If you’re using AI platforms to create longer language learning content, you’ll have hit the time-out problem at some point.
The issue is that large language models like ChatGPT and Bard use a lot of computing power at scale. To keep things to a sensible minimum, output limits are in place. And although they’re often generous, even on free platforms, they can fall short for many kinds of language learning content.
Multi-part worksheets and graded reader style stories are a case in point. They can stretch to several pages of print, far beyond most platform cut-offs. Some platforms (Microsoft Copilot, for instance) will just stop mid-sentence before a task is complete. Others may display a generation error. Very few will happily continue generating a lengthy text to the end.
You can get round it in many cases by simply stating “continue“. But that’s frustrating at best. And at worst, it doesn’t work at all; it may ignore the last cut-off sentence, or lose its thread entirely. I’ve had times when a quirky Bing insists it’s finished, and refuses, like a surly tot, to pick up where it left off.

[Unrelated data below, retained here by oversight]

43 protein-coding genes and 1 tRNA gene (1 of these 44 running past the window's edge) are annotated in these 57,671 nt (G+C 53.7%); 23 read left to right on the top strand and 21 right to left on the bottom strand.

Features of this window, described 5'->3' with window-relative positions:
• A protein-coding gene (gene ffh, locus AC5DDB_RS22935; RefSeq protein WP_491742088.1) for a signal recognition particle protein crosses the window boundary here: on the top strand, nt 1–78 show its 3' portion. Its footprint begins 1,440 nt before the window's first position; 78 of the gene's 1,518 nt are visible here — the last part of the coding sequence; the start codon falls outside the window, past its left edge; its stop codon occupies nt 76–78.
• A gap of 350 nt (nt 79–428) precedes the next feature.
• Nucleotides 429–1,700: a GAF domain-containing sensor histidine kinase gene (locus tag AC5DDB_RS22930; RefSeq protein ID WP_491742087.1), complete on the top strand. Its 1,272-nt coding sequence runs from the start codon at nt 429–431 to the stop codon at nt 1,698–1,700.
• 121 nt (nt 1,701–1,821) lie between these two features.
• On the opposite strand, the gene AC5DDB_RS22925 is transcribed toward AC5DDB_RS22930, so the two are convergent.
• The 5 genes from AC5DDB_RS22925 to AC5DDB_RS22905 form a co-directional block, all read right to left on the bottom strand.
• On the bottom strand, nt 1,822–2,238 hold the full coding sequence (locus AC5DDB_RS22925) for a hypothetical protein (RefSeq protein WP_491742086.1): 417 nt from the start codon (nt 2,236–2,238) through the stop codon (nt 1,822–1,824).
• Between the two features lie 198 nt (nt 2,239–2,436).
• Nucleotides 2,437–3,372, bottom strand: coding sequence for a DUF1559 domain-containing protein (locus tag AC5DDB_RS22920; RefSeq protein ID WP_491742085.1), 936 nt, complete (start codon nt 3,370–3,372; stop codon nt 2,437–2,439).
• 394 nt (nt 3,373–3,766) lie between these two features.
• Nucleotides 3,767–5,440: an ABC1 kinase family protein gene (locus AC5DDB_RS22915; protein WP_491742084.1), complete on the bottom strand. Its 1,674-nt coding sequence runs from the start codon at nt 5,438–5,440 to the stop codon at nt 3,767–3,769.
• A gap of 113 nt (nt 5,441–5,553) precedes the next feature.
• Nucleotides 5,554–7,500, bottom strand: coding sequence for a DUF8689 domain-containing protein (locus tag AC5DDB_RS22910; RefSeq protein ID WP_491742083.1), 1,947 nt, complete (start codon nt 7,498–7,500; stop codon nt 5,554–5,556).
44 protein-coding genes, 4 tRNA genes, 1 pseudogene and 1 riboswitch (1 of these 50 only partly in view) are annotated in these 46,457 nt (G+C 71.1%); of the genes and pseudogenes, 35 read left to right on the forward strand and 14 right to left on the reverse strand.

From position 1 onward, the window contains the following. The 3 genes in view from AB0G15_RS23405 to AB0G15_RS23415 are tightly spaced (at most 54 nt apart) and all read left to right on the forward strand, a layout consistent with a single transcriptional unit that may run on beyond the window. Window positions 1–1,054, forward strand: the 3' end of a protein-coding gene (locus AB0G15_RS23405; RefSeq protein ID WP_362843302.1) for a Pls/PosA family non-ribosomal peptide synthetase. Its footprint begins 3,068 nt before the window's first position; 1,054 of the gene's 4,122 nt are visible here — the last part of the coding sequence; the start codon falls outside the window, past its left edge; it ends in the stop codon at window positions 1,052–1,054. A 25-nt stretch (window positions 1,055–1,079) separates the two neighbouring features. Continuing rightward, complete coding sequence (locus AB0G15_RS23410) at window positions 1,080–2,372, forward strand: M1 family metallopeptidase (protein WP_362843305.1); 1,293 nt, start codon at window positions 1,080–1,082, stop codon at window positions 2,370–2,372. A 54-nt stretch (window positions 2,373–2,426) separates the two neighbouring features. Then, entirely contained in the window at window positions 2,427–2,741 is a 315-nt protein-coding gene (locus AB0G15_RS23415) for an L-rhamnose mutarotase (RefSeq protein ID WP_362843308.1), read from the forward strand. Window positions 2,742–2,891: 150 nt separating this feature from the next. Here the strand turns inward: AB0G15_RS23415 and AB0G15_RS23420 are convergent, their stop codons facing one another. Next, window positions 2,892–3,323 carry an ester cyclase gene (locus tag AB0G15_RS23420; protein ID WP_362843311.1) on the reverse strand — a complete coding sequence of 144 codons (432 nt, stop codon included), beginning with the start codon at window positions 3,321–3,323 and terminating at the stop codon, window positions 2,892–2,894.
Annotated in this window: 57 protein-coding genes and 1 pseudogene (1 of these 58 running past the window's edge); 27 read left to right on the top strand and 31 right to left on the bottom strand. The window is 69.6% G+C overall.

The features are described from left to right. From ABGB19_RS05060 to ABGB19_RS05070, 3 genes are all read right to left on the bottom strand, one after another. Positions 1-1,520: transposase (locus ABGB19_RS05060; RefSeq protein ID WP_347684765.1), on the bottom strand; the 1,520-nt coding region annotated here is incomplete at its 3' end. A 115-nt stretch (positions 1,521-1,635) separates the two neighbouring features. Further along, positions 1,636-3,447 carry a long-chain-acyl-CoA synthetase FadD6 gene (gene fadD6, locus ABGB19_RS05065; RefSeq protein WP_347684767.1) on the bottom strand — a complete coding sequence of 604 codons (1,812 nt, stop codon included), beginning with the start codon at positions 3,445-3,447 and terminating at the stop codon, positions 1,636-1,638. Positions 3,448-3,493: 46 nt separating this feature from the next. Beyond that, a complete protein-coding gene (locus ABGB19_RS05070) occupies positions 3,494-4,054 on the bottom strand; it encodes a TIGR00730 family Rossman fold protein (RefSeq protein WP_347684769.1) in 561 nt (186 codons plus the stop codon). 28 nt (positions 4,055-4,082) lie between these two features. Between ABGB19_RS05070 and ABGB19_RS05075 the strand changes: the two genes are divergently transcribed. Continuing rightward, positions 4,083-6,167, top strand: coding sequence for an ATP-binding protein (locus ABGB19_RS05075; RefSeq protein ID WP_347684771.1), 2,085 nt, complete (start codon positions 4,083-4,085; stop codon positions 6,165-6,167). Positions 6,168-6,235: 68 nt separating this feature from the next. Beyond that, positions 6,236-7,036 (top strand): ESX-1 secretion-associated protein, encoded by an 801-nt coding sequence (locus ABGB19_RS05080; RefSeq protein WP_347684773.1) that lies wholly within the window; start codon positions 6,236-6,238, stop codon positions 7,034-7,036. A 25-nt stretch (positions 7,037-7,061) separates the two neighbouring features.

Avoiding Time-Out with Sectioning
Fortunately, there’s a pretty easy fix. Simply specify in your prompt that the output should be section by section. For example, take this prompt, reproducing the popular graded reader style of language learning text but without the length limits:
By sectioning, you avoid time-out. Now, you can produce some really substantial learning texts without having to prod and poke your AI to distraction!
There may even be an added benefit. I’ve noticed that the quality of texts output by section may even be slightly higher than with all-at-once content. Perhaps this is connected to recent findings that instructing AI to thing step by step, and break things down, improves results.
If there is a downside, it’s simply that sectioned output with take up more conversational turns. Instead of one reply ‘turn’, you’re getting lots of them. This eats into your per-conversation or per-hour allocation on ChatGPT Plus and Bing, for example. But the quality boost is worth it, I think.
Has the section by section trick improved your language learning content? Let us know your experiences in the comments!